The earlier memoir, What I Think I Did,Hansen wrote in a 2000 review, was “a gracious homage to old friends and mentors who guided and challenged him, a slyly humorous reminiscence of the naïve excitements and exertions of youth, a lyrical portrait of the hardships and pleasures of family and farm life on the Great Plains.” Hansen also noted “the great gulf between the hard-drinking, clothes-loving tyro of St. Mark’s Place and the stoic farmer of deep religious convictions who is the author of these graceful pages.”

"His grand move to a ranch in North Dakota and his relative poverty there—he once burned his complete collection of Charles Dickens' books because he ran out of firewood—spoke of a faith-filled, sternly dedicated, and totally committed writer, the like of which seems to belong to another age," Hansen told me in an email. "We will miss him."

Woiwode's religious convictions are most clear in two of Woiwode’s books: Acts, a 1993 reflection on the Book of Acts as well as a complex reflection on Christianity, belief and the writing life, and the 2013 collection of essays, Words for Readers and Writers. Raised Catholic (and included in more than a few roundups of “American Catholic novelists” over the years), Woiwode eventually became a member of the Orthodox Presbyterian Church. He described his North Dakota congregation in the closing pages of Acts in spare but loving prose:

The building in which we worship is plain and unadorned, with a raised platform within an alcove where the pulpit stands, and to the left of the alcove is a door (EXIT, the sign above it says, to confound Sartre) leading to a room where children’s classes are held. On sunny winter or spring or summer mornings, or those days of supernatural clarity that signify the fall, when the door is inadvertently left open, I’m able to see out a rear window to the ascending plain in its conjunction with the sky, blue against green or gold or white, depending upon the season, and my inner considerations seem less important than this picture of heaven over earth—a narrow demarcation of the narrow interim in which we carry out our present-day acts.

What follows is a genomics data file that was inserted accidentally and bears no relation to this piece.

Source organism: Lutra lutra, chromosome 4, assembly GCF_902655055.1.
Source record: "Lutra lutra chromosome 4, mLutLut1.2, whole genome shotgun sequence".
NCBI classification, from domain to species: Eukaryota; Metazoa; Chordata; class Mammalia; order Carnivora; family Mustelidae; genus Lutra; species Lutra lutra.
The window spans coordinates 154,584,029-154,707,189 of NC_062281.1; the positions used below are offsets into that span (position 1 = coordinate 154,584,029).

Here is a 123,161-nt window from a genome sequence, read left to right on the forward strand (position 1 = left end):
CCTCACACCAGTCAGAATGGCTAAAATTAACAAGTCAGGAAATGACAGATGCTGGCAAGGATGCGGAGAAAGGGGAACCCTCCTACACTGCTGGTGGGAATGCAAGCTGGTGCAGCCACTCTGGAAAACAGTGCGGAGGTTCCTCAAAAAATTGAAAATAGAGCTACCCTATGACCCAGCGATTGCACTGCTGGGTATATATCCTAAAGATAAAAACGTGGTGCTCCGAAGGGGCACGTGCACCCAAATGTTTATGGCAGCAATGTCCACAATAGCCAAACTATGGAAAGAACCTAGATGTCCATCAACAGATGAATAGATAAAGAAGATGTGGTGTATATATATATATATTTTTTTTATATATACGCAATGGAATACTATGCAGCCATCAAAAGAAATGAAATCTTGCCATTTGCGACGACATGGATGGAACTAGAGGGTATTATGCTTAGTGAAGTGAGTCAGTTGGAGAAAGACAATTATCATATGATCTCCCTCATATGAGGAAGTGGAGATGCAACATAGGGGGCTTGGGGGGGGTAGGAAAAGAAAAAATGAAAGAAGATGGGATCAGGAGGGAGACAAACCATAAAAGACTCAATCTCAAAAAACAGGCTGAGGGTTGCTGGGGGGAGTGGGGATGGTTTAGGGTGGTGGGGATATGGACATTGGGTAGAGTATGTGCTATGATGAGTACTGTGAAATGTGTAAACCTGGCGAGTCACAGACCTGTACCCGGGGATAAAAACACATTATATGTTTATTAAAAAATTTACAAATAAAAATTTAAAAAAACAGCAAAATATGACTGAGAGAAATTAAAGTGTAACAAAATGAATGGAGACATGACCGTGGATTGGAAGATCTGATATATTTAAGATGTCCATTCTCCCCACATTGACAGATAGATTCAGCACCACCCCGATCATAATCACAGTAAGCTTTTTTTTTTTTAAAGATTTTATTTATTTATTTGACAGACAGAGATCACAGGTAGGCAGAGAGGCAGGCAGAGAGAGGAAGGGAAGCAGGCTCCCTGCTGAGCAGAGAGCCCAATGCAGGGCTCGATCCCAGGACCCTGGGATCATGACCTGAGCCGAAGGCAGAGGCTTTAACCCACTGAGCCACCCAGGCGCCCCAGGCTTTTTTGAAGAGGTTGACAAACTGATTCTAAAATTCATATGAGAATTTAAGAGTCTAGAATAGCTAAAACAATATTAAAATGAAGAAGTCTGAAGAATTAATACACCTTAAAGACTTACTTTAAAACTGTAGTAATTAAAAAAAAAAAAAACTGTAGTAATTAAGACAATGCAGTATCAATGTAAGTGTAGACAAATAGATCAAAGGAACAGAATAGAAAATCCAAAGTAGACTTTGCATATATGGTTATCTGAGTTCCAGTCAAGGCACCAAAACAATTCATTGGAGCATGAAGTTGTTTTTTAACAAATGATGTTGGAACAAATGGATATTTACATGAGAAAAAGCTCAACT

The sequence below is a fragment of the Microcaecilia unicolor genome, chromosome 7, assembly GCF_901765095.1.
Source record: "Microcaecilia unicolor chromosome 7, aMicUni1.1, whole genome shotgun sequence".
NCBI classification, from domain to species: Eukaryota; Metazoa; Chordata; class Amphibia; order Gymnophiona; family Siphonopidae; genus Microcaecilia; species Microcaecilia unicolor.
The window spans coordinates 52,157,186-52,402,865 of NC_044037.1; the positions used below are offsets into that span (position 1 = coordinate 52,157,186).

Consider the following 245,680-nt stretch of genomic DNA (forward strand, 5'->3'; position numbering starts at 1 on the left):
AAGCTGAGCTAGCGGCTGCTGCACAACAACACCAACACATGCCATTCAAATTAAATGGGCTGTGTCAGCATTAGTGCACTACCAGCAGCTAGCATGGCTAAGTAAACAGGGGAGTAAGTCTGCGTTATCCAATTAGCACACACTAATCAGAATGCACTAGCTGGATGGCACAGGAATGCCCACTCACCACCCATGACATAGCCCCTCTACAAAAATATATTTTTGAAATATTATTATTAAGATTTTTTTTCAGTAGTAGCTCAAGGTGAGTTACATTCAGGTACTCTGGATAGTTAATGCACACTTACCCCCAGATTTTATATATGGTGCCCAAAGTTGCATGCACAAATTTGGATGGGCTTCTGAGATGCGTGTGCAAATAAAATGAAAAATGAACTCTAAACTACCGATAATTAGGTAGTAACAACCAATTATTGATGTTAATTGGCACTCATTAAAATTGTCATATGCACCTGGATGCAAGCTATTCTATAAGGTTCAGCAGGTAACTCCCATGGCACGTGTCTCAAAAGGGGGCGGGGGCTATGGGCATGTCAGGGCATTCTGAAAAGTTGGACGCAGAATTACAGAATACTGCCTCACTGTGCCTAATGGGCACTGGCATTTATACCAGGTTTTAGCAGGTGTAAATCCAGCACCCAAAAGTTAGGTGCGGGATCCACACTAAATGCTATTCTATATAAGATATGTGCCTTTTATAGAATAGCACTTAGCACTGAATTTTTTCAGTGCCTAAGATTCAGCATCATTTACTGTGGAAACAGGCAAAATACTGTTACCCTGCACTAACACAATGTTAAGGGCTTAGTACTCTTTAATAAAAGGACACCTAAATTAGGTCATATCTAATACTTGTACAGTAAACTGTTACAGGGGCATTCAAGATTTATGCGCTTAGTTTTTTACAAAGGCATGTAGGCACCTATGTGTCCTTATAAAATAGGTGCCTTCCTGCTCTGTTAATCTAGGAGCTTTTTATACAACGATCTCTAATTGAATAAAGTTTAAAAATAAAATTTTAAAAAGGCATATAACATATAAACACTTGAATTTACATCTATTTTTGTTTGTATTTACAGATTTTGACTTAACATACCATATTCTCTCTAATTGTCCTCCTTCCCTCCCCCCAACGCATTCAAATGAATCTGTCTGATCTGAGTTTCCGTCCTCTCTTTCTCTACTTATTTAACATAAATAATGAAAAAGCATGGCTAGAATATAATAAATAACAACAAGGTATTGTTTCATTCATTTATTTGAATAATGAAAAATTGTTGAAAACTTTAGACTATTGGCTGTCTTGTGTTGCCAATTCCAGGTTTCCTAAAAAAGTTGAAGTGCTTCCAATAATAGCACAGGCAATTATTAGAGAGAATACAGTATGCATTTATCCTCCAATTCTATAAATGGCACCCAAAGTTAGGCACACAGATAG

Many of Woiwode’s later essays include criticisms of the way Christianity is disdained by U.S. cultural elites, and he was open in Words for Readers and Writers about bias against Christian fiction in the publishing industry. When The New Yorker declined to publish any of Woiwode’s more explicitly Christian novel Poppa John, citing it would require a “shift in New Yorker policy,” Woiwode had an acid observation: “the magazine could not appear to condone a serious expression of Christianity.”

"If Christianity is not allowed fair and free exercise, then the orphan knocking at your door, as Bob Dylan sings, is not only wearing the clothes that you once wore but informing you he isn't your orphan anymore," Woiwode wrote in the same essay. "The stick-figure reject of the media and the target of stale jokes, the person of faith forms the largest homeless segment in the United States—70 percent of the population, strangers and pilgrims here."


In this space every week, America features reviews of and literary commentary on one particular writer or group of writers (both new and old; our archives span more than a century), as well as poetry and other offerings from America Media. We hope this will give us a chance to provide you more in-depth coverage of our literary offerings. It also allows us to alert digital subscribers to some of our online content that doesn’t make it into our newsletters. Last week we announced the winner of the 2022 Foley Poetry Contest: Lisa Mullenneaux, for her poem “In Copenhagen.” Congratulations! Readers can view all of America’s published poems here.

Other Catholic Book Club columns:

From poetry to Catholicism, Muriel Spark did nothing halfway

Talking truth and lies with the Norwegian novelist who won the Nobel Prize

How Walter Ciszek found God in the gulag

Leonard Feeney, America’s only excommunicated literary editor (to date)

Joan Didion: A chronicler of modern life’s horrors and consolations

Happy reading!

James T. Keane